Christians, Muslims partner for women economic empowerment


Women Pastors Association and Islamic Commission for Justice and Freedom (ICJF) have come together to empower Blantyre-based women economically.

The two groups put their ideological differences aside when they agreed to work together to alleviate the economic suffering of women by giving them interest-free business loans through community banking groups.

According to Women Pastors Association national coordinator Bishop Yamie Tchika, the partnership is part of the presidential initiative of empowering religious women economically.

For empowerment: Christian and Muslim women at one of their gatherings

“Christians and Muslim women will work together for the empowerment of a woman regardless of her religious background. Through this, we want to see women economically empowered,” Tchika said in Blantyre.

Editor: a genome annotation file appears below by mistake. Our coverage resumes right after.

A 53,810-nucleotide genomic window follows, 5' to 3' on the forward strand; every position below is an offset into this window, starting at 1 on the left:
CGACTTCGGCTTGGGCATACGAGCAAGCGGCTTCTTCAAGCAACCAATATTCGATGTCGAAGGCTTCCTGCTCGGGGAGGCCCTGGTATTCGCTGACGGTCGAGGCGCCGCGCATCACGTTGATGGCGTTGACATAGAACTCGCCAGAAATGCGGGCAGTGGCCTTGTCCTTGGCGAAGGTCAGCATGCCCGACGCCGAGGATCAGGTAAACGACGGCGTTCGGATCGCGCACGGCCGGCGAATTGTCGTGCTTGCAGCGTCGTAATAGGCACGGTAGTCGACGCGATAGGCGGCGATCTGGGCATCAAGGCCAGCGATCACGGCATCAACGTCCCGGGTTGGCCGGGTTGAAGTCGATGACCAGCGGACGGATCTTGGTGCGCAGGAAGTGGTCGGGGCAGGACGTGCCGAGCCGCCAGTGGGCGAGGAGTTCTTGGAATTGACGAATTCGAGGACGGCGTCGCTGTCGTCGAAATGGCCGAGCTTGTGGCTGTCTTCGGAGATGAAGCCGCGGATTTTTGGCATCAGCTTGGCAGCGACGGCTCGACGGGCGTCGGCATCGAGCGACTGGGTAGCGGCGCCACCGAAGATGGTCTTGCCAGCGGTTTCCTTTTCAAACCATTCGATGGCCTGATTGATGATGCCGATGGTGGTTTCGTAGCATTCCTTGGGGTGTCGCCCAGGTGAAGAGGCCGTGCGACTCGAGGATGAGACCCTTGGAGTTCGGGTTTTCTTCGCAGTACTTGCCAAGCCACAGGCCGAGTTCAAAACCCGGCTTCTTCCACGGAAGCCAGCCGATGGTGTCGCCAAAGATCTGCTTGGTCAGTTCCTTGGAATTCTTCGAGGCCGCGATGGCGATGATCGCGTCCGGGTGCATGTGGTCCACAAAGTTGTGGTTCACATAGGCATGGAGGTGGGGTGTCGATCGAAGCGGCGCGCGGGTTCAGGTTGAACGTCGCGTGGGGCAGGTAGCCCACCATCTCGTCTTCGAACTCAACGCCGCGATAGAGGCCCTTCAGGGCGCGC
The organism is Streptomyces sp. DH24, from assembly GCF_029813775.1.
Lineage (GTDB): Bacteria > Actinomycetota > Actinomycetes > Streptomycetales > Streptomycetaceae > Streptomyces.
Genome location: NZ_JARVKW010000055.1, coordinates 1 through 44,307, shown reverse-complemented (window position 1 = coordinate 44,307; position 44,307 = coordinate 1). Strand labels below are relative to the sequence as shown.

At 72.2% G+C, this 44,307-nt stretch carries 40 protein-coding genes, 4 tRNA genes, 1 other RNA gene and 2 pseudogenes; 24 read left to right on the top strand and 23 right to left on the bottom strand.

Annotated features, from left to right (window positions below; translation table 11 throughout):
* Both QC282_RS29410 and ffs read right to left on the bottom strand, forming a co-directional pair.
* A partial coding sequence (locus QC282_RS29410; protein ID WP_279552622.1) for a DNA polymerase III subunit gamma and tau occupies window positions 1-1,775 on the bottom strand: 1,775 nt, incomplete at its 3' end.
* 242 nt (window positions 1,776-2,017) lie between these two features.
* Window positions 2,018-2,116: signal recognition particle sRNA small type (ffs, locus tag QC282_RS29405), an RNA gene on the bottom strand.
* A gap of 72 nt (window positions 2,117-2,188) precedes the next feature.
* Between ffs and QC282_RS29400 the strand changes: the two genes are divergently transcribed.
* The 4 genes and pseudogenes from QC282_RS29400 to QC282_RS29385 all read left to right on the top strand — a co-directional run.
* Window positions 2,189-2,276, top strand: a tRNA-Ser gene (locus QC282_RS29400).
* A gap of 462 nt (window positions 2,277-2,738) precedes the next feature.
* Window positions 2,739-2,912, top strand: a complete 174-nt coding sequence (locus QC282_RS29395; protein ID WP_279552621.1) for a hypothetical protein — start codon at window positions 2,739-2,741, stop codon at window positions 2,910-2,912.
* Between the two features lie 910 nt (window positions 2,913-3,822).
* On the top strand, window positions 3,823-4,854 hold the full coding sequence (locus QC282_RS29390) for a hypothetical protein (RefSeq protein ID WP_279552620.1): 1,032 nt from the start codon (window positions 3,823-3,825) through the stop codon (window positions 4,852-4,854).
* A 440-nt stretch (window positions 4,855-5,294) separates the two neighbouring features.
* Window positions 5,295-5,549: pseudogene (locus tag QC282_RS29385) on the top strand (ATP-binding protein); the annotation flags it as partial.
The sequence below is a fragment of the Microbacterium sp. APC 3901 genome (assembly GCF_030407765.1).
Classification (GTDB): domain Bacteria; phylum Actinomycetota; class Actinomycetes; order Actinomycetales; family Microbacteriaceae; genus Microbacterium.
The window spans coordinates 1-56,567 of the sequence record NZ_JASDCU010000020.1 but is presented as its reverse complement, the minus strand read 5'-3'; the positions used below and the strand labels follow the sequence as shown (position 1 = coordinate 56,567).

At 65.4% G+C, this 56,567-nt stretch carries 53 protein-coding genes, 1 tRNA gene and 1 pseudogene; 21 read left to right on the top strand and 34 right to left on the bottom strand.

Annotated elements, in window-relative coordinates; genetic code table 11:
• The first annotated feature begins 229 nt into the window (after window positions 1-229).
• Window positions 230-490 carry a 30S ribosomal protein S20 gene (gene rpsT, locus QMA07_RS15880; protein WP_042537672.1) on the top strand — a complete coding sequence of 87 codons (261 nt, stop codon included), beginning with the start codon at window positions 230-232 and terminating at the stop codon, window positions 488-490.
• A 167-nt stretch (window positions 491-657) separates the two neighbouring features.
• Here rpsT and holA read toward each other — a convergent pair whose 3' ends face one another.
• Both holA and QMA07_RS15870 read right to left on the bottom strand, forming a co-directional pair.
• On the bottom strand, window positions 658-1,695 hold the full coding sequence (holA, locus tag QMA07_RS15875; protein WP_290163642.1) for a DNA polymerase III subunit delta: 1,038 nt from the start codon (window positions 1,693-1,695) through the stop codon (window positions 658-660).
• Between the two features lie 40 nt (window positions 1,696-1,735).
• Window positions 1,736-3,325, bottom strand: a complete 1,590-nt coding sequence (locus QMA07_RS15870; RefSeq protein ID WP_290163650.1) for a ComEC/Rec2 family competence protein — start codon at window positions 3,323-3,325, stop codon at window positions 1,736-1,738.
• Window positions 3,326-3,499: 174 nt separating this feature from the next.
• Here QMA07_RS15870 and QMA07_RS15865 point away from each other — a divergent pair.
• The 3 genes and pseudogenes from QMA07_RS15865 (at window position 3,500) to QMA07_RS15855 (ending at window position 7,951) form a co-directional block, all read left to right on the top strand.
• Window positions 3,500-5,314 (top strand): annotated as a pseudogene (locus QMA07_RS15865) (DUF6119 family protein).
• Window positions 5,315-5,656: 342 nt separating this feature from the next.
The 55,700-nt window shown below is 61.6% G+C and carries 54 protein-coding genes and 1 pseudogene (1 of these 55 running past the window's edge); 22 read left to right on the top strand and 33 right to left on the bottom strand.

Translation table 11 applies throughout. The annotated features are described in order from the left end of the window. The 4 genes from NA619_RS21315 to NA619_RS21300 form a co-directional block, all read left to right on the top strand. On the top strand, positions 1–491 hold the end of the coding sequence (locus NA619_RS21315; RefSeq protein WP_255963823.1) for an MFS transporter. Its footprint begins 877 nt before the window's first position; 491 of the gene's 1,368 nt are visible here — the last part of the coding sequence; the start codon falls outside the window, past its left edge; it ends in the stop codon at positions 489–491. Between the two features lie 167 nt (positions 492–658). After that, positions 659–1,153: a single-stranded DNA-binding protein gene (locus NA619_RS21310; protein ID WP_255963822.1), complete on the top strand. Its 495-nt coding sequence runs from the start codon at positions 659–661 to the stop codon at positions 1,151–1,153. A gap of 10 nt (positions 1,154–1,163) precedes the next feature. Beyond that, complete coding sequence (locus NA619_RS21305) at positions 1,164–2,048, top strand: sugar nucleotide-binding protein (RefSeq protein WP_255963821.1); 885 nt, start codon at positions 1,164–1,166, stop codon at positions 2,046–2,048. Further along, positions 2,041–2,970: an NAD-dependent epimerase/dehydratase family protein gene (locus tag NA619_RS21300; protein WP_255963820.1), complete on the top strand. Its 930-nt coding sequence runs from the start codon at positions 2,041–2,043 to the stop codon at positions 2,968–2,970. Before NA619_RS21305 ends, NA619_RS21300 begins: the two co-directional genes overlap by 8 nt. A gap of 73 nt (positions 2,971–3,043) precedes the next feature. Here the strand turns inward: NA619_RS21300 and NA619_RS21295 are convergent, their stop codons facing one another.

The two groups will spearhead formation of community banking clubs to encourage women to put together their savings and access loans without any interest.

Alternatively known as Banki M’khonde, the community banks are credited with increasing women access to soft loans at a time most formal lending companies exclude them due to high interest rates, illiteracy and lack of collateral.

ICJF chief commissioner Abdul Razzaman Ajassie urged Muslim women not to frustrate the organisation’s ties with its Christian counterpart, saying no religious issues would be discussed in the groups.

“This partnership aims at alleviating the women’s poverty. Women are becoming poorer though they work harder than men,” he said.

The intervention envisages freeing women from microfinance firms which often charge high interest rates and confiscate property from poor families. n

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